Farmers of Madhya Pradesh stood watching helplessly as swarms of locusts consumed their standing crop of maize, vegetables and pulses
India is now facing the worst desert locust attack. The Centre has issued warnings to 12 states. So far, the pest has destroyed crops in five states — Rajasthan, Madhya Pradesh, Uttar Pradesh, Gujarat and Maharashtra.
Due to Cyclone Amphan, the Food and Agricultural Organisation (FAO) has warned about the eastward spread of locusts. “Several successive waves of invasions can be expected until July in Rajasthan with eastward surges across northern India as far as Bihar and Odisha followed by westward movements and a return to Rajasthan on the changing winds associated with the monsoon. These movements will cease as swarms begin to breed and become less mobile. Swarms are less likely to reach south India, Nepal, and Bangladesh,” FAO says on its website. But it has hit some parts of Andhra Pradesh and Tamil Nadu and destroyed banana and rubber crops.
The desert locusts entered Madhya Pradesh in end-May 2020 and have covered 40-55 districts in the state. In Shivpuri district, locusts have destroyed crops worth millions. On 30-31 May, they attacked many villages in the Bairad region and ate up vegetable and maize crops in Kemai, Jariya, Jorai villages.
Farmers of these regions said that they rushed to their farms when they saw lakhs of this locust swarming toward their village and created noise to chase them away. “When we saw locusts entering, we right away reached our fields with utensils, cow bells. Nobody warned us about them. We haven’t seen such locusts in our entire life, they destroyed our vegetable and even mango crop within hours,” said Chandan Rawat, a farmer.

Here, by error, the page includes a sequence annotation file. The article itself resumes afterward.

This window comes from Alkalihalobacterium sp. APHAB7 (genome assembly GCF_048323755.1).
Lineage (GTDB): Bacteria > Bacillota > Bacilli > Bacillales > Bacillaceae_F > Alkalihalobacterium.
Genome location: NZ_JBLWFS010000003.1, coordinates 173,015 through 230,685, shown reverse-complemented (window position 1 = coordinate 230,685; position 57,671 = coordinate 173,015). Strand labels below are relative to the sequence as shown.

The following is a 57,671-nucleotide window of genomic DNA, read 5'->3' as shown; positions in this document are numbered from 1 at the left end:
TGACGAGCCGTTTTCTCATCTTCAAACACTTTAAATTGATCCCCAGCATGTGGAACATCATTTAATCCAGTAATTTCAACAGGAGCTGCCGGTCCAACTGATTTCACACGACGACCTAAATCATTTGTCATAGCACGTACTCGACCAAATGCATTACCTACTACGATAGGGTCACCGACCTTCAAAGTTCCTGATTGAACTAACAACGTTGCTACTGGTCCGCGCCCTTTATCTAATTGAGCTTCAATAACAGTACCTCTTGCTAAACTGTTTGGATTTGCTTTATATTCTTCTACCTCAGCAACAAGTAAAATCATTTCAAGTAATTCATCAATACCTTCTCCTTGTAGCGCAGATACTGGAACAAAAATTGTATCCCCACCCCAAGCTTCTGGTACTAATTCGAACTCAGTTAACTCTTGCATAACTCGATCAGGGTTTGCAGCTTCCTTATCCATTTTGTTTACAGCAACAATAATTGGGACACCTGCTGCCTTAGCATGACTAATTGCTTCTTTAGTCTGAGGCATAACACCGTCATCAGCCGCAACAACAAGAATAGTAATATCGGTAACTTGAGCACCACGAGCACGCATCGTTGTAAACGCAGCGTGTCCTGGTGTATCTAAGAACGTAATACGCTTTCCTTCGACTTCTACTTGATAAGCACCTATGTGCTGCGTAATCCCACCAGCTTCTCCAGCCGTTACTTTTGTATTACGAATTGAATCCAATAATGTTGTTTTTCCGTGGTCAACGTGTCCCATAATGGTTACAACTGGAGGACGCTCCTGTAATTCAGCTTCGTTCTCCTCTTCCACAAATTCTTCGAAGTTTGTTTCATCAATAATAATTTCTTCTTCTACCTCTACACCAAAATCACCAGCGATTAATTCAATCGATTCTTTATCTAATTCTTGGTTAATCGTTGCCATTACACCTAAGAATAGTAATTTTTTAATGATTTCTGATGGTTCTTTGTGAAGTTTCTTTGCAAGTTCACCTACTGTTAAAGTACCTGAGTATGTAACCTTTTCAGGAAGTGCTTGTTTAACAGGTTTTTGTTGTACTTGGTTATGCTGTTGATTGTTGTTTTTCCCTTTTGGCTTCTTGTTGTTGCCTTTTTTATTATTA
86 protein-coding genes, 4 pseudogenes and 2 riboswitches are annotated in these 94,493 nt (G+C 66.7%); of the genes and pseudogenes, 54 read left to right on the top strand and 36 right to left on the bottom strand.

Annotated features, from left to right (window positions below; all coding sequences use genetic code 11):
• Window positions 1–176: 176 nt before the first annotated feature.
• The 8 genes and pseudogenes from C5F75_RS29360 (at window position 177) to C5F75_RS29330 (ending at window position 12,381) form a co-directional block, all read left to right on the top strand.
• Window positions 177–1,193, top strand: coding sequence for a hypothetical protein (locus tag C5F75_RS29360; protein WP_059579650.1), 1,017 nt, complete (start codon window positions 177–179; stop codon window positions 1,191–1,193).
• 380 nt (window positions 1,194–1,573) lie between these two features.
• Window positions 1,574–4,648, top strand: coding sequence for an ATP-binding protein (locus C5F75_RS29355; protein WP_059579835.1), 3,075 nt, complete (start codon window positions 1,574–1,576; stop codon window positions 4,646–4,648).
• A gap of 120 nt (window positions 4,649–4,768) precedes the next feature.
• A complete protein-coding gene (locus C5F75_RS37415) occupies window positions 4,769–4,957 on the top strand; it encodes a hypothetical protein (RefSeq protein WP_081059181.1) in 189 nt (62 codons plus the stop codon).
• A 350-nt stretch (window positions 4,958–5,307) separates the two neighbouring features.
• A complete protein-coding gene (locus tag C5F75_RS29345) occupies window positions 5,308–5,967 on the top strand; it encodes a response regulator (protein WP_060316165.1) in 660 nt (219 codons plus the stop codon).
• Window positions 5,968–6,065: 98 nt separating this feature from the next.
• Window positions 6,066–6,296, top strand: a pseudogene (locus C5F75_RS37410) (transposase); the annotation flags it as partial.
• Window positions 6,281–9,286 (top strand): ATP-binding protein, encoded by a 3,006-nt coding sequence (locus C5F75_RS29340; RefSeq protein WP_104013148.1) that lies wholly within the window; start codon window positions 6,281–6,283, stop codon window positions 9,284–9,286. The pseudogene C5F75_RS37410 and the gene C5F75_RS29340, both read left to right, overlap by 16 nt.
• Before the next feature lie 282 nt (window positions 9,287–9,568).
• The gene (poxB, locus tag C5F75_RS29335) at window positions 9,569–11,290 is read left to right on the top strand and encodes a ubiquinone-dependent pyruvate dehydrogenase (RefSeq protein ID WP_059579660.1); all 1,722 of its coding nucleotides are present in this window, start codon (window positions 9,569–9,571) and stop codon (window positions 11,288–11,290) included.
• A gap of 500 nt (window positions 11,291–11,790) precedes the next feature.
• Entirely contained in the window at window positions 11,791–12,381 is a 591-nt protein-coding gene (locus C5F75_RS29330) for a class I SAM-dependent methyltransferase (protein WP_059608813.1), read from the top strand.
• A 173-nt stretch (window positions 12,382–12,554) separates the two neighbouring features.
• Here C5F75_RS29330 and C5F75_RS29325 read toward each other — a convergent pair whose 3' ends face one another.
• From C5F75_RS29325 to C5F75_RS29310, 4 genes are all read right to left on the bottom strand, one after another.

Locusts have attacked the standing moong crop in Shivpuri. Scientists are saying if the swarm of locusts is not controlled, it can destroy the standing pulse crop in Madhya Pradesh worth Rs 8,000 crore.
Similar to various parts of the country where locusts have created havoc, Shivpuri too was busy tackling Covid-19 when the locust swarms arrived. CS Thakur, an agriculture officer in Shivpuri district, told the media that the administration has been spraying insecticides to kill locusts and also issued warnings to many villages. The administration is doing the best it can, he claimed.
On 29 May, the State agriculture department undertook control operations in five districts: Satna, Balaghat, Niwari, Raisen and Shivpuri. Authorities are saying that for effective locust control, fire brigades were rushed to spray pesticide. Hand-held spray equipment has been deployed. The agriculture department has directed district authorities to spray insecticide in the morning.
This is the worst locust attack in three decades and experts believe that the excess rain in northwest and central India helped them breed and reproduce, as moisture provides the best condition for locusts to breed and this year has been warm so far. This moisture seems to have been generated from westerly disturbances by storms carrying moisture in the upper atmosphere from the Atlantic and the Mediterranean.
Keith Cressman, senior locust forecasting officer with the Food and Agriculture Organisation in an Interview with Down to Earth magazine in February warned against locust attack. He said that wind pattern change in India and Pakistan and frequent cyclones due to climate change has created the best conditions for locusts to breed and migrate at the start of monsoon.
Locusts are short-horned grasshoppers and the species attacking parts of Africa and Asia is Schistocerca gregaria. Locusts can readily change their colour according to circumstances. Locusts are generally solitary creatures but when provided with the right weather condition – that is moisture, they breed. When their number increases and they start living in close company, these locusts become gregarious. They start traveling in large numbers, eating almost everything green in their way.
The Indian Ocean dipole, a pattern of temperature change in Indian Ocean, is being considered by scientists as a reason behind the current population explosion as it affected rainfall particularly in east Africa and the Middle East.
Clearly, the world is facing the wrath of nature. After Covid-19, locust attack is creating a threat to food security, a result of climate change. Governments must understand that time has come for human civilisation to reflect upon such a crisis and plan for survival. Such crises are borderless and required better cooperation among states otherwise suffering will keep on increasing.